How Can Technology Alleviate Burdens of Asthma and COPD?: A Q&A With Propeller Health CEO

Pulmonology Advisor interviewed David Van Sickle, a former Epidemic Intelligence Service officer at the US Centers for Disease Control and Prevention (CDC) and now CEO of Propeller Health, about addressing adherence-demanding situations in bronchial asthma and chronic obstructive pulmonary disease (COPD), the effects of weather trade on each condition, and future directions of research.

Editor’s Note: This interview was edited for duration and readability.

Pulmonology Advisor: What are some of the technologies Propeller Health is operating on to improve the lives of sufferers with allergies or COPD? David Van Sickle: Asthma and COPD represent 2 of the most frustrating challenges in health care. In the past one hundred years, we’ve made big leaps in developing new drug treatments and information on the complexity of sicknesses. Yet, today, patients aren’t doing in addition to what they might be, and doctors no longer have the equipment they need to supply more customized treatment.

Sadly, each patient and clinician have lowered their expectations for the existence of allergies and COPD.
What’s greater, the stakes for these diseases are huge. Approximately 235 million humans internationally have bronchial asthma, and COPD may be the main cause of death by 2030.1,2 Patients’ lives are interrupted continuously with the aid of these diseases via overlooked faculty, neglected paintings, and missed moments with their own family and friends. This affects healthcare gadgets because the shortage of preventive control results in high costs for medical institution utilization. As the effects of climate trade worsen, the air becomes more unbreathable, developing the situation for a chief public fitness disaster.

Through the Propeller platform. This is where Propeller is available. Propeller helps relieve the burden of allergies and COPD by giving sufferers and their carriers a tool that provides consistent care through their telephone or computer. Three patients no longer must wait three months to peer their doctor and conflict to remember how they had been using their medicines; alternatively, Propeller connects their existing inhaler to their cellphone through a small sensor and grants insights on symptoms and triggers and medicine used to the Propeller app.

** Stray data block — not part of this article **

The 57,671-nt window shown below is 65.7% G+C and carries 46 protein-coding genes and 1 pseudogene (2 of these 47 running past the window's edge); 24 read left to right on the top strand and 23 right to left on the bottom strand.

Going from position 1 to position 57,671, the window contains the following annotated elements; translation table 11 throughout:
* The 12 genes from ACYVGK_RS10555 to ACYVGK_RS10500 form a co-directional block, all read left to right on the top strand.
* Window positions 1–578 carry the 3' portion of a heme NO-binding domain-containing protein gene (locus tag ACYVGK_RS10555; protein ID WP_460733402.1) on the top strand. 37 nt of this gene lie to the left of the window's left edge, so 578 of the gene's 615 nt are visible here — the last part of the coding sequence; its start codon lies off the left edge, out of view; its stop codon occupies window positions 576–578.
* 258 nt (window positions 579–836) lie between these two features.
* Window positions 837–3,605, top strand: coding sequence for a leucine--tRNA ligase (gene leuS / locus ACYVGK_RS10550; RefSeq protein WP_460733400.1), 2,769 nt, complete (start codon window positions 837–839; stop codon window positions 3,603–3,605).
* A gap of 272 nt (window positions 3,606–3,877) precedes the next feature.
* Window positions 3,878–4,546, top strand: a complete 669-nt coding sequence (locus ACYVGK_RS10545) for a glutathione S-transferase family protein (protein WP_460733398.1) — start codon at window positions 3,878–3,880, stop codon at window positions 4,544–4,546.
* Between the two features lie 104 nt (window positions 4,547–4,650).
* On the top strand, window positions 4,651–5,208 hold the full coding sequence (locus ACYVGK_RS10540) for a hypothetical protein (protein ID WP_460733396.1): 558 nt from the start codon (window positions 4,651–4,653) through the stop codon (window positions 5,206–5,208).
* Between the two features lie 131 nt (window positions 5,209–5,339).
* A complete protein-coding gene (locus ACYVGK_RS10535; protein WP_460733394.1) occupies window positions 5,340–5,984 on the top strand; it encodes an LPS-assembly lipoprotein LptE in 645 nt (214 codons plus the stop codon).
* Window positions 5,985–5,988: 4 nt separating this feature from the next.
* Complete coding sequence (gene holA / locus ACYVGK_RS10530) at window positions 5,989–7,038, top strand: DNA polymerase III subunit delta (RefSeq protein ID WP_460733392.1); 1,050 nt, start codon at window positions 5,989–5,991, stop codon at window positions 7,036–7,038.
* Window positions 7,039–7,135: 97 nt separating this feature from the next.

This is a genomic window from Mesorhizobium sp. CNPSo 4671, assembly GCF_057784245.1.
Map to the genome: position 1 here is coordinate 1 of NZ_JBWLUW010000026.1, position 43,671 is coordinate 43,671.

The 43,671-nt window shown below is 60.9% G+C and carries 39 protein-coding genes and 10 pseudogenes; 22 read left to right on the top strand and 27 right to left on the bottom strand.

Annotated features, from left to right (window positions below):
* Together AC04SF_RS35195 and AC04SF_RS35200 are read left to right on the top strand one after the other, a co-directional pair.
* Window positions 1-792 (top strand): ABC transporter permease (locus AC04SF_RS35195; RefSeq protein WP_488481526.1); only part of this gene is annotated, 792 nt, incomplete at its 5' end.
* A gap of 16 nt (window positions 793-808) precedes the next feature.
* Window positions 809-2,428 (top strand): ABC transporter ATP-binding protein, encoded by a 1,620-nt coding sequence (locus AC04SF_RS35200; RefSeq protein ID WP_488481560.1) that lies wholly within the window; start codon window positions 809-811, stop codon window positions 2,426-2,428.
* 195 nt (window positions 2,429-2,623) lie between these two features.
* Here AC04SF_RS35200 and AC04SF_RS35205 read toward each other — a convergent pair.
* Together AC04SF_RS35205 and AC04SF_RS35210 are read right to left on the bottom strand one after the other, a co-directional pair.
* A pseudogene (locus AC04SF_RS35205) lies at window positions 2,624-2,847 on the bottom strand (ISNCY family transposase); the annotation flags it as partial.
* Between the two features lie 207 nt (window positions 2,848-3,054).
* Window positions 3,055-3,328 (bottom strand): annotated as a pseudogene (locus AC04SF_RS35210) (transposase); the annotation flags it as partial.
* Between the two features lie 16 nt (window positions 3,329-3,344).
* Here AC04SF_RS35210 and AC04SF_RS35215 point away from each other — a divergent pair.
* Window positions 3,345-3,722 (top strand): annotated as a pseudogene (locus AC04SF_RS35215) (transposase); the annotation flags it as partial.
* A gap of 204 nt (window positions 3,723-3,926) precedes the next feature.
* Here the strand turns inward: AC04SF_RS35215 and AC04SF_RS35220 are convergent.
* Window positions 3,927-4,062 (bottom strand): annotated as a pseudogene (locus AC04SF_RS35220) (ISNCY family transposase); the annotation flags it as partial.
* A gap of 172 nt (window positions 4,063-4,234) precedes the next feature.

Sufferers obtain reminders to take medicine, forecasts on allergy conditions, and tips for lowering signs.
The Propeller can monitor an affected person’s maximum, not unusual, environmental triggers, assisting them in avoiding flare-ups. S.A.In an increasingly unbreathable global. With the affected person’s consent, the platform can speak with the affected person’s physician to reveal how the patient is doing during appointments.
Pulmonology Advisor: Do the sensors attached to inhalers also degree adherence to medicine?

Dorothy R. Ferry

Coffee trailblazer. Unapologetic student. Freelance communicator. Travel nerd. Music fan. Spoke at an international conference about donating magma for farmers. Had some great experience promoting saliva on the black market. Spent 2002-2009 lecturing about basketballs in Pensacola, FL. In 2009 I was writing about Magic 8-Balls in Miami, FL. Earned praised for my work importing crayon art in Hanford, CA. At the moment I'm managing sausage in West Palm Beach, FL.

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